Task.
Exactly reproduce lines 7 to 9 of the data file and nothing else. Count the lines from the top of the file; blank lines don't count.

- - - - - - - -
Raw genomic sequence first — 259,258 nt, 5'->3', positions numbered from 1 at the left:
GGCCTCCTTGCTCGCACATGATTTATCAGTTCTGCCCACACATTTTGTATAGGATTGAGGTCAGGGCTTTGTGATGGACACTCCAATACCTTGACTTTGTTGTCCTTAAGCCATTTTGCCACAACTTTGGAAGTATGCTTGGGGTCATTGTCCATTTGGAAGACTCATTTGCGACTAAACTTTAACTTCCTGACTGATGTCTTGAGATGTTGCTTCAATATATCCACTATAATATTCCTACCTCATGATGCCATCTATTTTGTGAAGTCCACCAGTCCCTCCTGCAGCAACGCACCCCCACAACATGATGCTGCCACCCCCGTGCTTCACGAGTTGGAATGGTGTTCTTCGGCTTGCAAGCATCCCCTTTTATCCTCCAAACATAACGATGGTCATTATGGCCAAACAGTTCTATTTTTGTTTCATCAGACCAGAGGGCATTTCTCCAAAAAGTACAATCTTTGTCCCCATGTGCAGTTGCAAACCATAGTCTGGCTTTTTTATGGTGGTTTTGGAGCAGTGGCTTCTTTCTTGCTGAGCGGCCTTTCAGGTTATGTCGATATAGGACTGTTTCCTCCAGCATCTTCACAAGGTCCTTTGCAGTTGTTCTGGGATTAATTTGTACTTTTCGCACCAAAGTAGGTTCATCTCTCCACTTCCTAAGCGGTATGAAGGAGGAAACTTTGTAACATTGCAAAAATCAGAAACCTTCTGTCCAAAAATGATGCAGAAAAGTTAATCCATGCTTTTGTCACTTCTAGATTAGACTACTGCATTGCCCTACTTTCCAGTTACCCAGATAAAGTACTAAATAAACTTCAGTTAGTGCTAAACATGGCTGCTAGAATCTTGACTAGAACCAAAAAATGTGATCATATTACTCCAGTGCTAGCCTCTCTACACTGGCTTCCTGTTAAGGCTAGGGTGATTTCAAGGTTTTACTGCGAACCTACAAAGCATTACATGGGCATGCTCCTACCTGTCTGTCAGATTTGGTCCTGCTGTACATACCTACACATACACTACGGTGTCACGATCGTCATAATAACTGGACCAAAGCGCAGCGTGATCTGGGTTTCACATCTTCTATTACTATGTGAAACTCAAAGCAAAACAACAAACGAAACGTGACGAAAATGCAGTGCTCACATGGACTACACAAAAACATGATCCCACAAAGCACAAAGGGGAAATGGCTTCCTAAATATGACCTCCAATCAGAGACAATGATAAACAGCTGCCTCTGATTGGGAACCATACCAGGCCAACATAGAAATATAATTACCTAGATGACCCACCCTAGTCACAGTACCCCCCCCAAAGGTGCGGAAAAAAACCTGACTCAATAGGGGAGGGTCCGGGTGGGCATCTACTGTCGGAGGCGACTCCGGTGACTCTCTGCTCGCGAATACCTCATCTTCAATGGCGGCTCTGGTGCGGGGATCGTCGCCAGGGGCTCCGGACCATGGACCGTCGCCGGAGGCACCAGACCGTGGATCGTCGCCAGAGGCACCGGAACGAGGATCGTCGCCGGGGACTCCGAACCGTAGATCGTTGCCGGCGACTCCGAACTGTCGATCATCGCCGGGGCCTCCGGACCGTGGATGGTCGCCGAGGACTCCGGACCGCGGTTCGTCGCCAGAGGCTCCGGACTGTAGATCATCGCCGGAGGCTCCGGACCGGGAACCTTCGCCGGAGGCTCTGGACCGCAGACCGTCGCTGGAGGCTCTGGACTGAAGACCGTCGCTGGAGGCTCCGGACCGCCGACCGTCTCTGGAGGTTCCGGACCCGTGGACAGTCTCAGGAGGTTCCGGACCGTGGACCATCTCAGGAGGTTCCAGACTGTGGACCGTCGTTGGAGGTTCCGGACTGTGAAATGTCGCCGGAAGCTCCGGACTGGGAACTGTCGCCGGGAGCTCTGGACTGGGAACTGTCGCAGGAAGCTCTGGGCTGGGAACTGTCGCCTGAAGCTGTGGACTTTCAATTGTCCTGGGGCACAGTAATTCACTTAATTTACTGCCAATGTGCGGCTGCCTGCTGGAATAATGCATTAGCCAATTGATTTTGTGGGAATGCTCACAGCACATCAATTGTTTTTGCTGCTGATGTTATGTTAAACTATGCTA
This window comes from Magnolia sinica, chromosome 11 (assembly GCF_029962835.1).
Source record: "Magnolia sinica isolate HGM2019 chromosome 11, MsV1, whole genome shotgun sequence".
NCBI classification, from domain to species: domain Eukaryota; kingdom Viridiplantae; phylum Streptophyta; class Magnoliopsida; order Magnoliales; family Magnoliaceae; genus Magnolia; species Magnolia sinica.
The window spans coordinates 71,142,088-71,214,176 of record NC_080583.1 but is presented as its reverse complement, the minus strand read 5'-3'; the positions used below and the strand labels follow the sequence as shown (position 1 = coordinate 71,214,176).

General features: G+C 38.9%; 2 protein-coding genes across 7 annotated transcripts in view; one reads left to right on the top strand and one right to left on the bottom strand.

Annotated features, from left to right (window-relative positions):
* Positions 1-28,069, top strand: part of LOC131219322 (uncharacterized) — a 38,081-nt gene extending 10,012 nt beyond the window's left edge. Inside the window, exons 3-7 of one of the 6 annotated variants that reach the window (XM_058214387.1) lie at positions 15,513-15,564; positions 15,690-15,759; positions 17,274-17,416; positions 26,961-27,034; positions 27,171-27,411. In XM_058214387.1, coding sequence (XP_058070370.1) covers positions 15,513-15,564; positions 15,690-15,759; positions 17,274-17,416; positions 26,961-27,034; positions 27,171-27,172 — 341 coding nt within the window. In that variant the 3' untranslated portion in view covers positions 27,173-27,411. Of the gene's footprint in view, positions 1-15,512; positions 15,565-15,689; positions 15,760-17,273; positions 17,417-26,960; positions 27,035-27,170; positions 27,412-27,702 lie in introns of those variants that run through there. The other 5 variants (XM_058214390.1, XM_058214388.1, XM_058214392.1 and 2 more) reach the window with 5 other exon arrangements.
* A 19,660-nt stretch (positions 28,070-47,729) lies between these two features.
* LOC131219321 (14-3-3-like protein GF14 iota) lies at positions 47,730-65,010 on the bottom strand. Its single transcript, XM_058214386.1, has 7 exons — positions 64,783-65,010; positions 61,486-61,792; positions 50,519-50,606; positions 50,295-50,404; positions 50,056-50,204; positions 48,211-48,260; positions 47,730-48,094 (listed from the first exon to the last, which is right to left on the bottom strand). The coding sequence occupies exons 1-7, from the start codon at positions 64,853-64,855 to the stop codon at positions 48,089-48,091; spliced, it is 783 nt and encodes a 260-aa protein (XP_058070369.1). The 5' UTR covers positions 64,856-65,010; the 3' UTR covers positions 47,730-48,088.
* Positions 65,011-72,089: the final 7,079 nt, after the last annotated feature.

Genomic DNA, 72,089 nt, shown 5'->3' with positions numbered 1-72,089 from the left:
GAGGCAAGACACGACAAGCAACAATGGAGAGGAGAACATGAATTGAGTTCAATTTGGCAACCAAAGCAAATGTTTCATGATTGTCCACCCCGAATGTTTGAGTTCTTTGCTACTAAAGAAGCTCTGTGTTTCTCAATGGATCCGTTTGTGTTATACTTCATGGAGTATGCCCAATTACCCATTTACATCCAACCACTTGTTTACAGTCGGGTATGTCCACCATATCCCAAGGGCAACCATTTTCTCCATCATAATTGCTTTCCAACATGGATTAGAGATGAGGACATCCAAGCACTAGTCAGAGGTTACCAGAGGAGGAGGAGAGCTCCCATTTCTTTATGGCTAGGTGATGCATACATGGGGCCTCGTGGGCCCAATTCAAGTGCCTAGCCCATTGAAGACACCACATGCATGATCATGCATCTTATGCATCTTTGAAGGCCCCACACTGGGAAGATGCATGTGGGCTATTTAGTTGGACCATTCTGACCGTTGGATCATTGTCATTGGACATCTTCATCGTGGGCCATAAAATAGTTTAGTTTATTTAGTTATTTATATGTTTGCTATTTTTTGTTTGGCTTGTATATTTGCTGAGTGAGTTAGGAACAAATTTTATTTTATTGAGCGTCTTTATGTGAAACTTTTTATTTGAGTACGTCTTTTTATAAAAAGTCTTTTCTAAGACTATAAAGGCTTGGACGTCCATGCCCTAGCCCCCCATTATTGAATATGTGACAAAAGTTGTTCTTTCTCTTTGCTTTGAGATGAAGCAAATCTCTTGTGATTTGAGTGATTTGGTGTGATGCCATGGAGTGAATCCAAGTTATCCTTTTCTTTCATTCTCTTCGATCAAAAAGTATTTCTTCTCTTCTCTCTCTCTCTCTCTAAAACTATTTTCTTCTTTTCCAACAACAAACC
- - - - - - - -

General features: G+C 38.9%; 2 protein-coding genes across 7 annotated transcripts in view; one reads left to right on the top strand and one right to left on the bottom strand.

Annotated features, from left to right (window-relative positions):
* Positions 1-28,069, top strand: part of LOC131219322 (uncharacterized) — a 38,081-nt gene extending 10,012 nt beyond the window's left edge. Inside the window, exons 3-7 of one of the 6 annotated variants that reach the window (XM_058214387.1) lie at positions 15,513-15,564; positions 15,690-15,759; positions 17,274-17,416; positions 26,961-27,034; positions 27,171-27,411. In XM_058214387.1, coding sequence (XP_058070370.1) covers positions 15,513-15,564; positions 15,690-15,759; positions 17,274-17,416; positions 26,961-27,034; positions 27,171-27,172 — 341 coding nt within the window. In that variant the 3' untranslated portion in view covers positions 27,173-27,411. Of the gene's footprint in view, positions 1-15,512; positions 15,565-15,689; positions 15,760-17,273; positions 17,417-26,960; positions 27,035-27,170; positions 27,412-27,702 lie in introns of those variants that run through there. The other 5 variants (XM_058214390.1, XM_058214388.1, XM_058214392.1 and 2 more) reach the window with 5 other exon arrangements.